Editorial: PART THREE -- on the upcoming referendum, and those PR voting systems
As promised, this Part will describe the Mixed Member Proportional system to achieve proportional representation in the BC Legislature. Part Two described the Dual-Member Proportional system, which would make most electoral districts larger, and assign two MLAs to each district by a system designed to achieve proportionality.
Mixed Member Proportional (MMP) would require enlarging BC’s electoral districts; it would ensure local representation in those larger districts, which would elect their MLAs by the current First-Past-the-Post (FPTP) method. At least 60% of the MLAs in the Legislature would be elected by the voters in their electoral districts, by FPTP.
No more than 40% of the MLAs would be “List PR” seats, and no party would be eligible for any List PR seats unless it had at least 5% of the vote provincially.
The List PR seats could be allocated within defined regions, not on a province-wide basis.
If BC voters choose a proportional representation system over FPTP, AND if most of them vote for MMP, then the Legislature have several decisions to make about particulars of the MMP system, including:
· The total number of MLAs for the province (but no more than 95);
· The exact ratio of FPTP seats to List PR seats;
· The design of the ballot: whether voters would have one vote that would count for both the local MLA and also the allocation of List PR seats, or two votes – one for the local candidate and another for the preferred party;
· Whether the “list” of party candidates would be closed – the order of the candidates chosen by the party – or open – voters vote for individual “list” candidates; or whether voters can have the option to either vote for the party’s choice or vote for particular candidates.
The Electoral Boundaries Commission would also have decisions to make:
· The number and shape of all the electoral districts (each would elect an MLA by FPTP);
· The number and shape of the regions for which List PR seats would be allocated to achieve proportionality in the Legislature, and which electoral districts each region would include;
· The number of list seats in each region.
I like the idea of having two votes – one for a local candidate and one to use either for list candidates OR for a political party. I can recall times when I was very impressed with a local candidate who did not represent my preferred political party, and would have liked to vote for her – but also to express my preference for the political party whose values and policies I support most strongly. With MMP, I might be able to do that – depending on the ballot design.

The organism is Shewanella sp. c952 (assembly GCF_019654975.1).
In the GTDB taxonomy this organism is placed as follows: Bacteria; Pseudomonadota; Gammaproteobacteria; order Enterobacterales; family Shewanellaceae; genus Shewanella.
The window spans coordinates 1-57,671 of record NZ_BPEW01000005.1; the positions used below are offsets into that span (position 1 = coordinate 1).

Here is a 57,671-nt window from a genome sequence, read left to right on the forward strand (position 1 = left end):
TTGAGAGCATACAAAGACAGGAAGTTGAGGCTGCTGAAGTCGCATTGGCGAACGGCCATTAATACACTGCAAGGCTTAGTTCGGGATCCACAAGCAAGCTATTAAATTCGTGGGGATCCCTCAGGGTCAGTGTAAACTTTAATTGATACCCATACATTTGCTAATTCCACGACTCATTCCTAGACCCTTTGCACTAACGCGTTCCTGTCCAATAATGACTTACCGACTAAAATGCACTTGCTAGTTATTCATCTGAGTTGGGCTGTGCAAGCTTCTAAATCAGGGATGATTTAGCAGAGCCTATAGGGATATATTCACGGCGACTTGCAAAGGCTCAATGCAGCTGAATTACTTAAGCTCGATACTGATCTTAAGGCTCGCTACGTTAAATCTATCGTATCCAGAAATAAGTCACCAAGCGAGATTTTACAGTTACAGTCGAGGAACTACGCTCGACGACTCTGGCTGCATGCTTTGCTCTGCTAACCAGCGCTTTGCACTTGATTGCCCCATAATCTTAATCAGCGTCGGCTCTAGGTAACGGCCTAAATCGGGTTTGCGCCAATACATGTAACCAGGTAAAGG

Some voters feel very strongly about the differences between closed lists (the order of the candidates being chosen by the party) and open list, in which voters rank the list candidates.
Some people criticize MMP because some MLAs – the “list” MLAs — are chosen from party lists instead of being directly elected: they complain that candidates are chosen by the political parties they will be representing. Reality check: all candidates of political parties are “chosen” by the parties they represent, and I suggest that most of them by far who get elected are elected because of their party rather than because of their personal qualifications.
Personally, I hope the parties know and vet their candidates effectively and can estimate which candidates are likely to be the best representatives of their region; voters often do not know much more about the candidates than which party they represent, or — if they’ve turned out to hear candidates speak – how well they express themselves orally. I like the idea of voters having the option to accept the party’s list choice, OR to vote for / rank the list candidates if they choose, provided that doesn’t complicate the tallying system too much.
In Part Two, I noted that the Dual-Member Proportional system is not yet in use anywhere in the world; it was developed for use in Canada, but has not yet been adopted anywhere. Mixed-Member Proportional, on the other hand, has been used in a number of countries for years, so it has been well tested.
When New Zealand switched to MMP from FPTP, as I pointed out in Part One, the country held a second referendum – just as BC will do if we vote for change – to see whether citizens still wanted to remain with the new system after trying it out for two election cycles. In New Zealand, the vote was to keep the new system of MMP.
In BC? Time will tell.
Here ends Part Three. In Part Four, I will describe the final Proportional Representation system that will be on the referendum ballot this autumn: Rural-Urban PR.
Readers who want the full report and recommendations of the Attorney General can find it here: